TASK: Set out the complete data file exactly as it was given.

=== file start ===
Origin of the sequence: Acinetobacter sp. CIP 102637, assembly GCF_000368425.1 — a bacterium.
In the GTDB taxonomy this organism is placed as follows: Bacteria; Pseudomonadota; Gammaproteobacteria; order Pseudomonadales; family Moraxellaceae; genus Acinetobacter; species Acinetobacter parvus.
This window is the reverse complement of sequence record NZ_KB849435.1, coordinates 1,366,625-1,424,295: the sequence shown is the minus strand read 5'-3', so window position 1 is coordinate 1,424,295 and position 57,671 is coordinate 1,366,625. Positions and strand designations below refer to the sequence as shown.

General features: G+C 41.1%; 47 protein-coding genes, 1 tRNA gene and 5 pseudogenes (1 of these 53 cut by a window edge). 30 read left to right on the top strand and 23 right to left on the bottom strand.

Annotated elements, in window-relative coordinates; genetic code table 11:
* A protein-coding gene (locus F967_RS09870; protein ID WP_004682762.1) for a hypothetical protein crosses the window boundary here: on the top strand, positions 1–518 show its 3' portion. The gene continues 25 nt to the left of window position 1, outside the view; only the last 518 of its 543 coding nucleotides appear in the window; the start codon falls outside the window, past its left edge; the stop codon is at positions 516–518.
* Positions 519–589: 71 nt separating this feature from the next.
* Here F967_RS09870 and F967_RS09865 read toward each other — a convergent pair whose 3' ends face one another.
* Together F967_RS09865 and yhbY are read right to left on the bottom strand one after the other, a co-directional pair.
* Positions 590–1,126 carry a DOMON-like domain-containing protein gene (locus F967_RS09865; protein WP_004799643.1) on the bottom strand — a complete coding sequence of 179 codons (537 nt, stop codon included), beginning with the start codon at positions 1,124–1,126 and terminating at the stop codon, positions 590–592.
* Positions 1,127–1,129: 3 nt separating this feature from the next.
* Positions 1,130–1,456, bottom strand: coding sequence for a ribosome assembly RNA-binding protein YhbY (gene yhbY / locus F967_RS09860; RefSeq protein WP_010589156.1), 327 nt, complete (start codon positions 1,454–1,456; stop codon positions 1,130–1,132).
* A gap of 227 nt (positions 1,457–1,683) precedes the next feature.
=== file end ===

Origin of the sequence: Acinetobacter sp. CIP 102637, assembly GCF_000368425.1 — a bacterium.
In the GTDB taxonomy this organism is placed as follows: Bacteria; Pseudomonadota; Gammaproteobacteria; order Pseudomonadales; family Moraxellaceae; genus Acinetobacter; species Acinetobacter parvus.
This window is the reverse complement of sequence record NZ_KB849435.1, coordinates 1,366,625-1,424,295: the sequence shown is the minus strand read 5'-3', so window position 1 is coordinate 1,424,295 and position 57,671 is coordinate 1,366,625. Positions and strand designations below refer to the sequence as shown.

General features: G+C 41.1%; 47 protein-coding genes, 1 tRNA gene and 5 pseudogenes (1 of these 53 cut by a window edge). 30 read left to right on the top strand and 23 right to left on the bottom strand.

Annotated elements, in window-relative coordinates; genetic code table 11:
* A protein-coding gene (locus F967_RS09870; protein ID WP_004682762.1) for a hypothetical protein crosses the window boundary here: on the top strand, positions 1–518 show its 3' portion. The gene continues 25 nt to the left of window position 1, outside the view; only the last 518 of its 543 coding nucleotides appear in the window; the start codon falls outside the window, past its left edge; the stop codon is at positions 516–518.
* Positions 519–589: 71 nt separating this feature from the next.
* Here F967_RS09870 and F967_RS09865 read toward each other — a convergent pair whose 3' ends face one another.
* Together F967_RS09865 and yhbY are read right to left on the bottom strand one after the other, a co-directional pair.
* Positions 590–1,126 carry a DOMON-like domain-containing protein gene (locus F967_RS09865; protein WP_004799643.1) on the bottom strand — a complete coding sequence of 179 codons (537 nt, stop codon included), beginning with the start codon at positions 1,124–1,126 and terminating at the stop codon, positions 590–592.
* Positions 1,127–1,129: 3 nt separating this feature from the next.
* Positions 1,130–1,456, bottom strand: coding sequence for a ribosome assembly RNA-binding protein YhbY (gene yhbY / locus F967_RS09860; RefSeq protein WP_010589156.1), 327 nt, complete (start codon positions 1,454–1,456; stop codon positions 1,130–1,132).
* A gap of 227 nt (positions 1,457–1,683) precedes the next feature.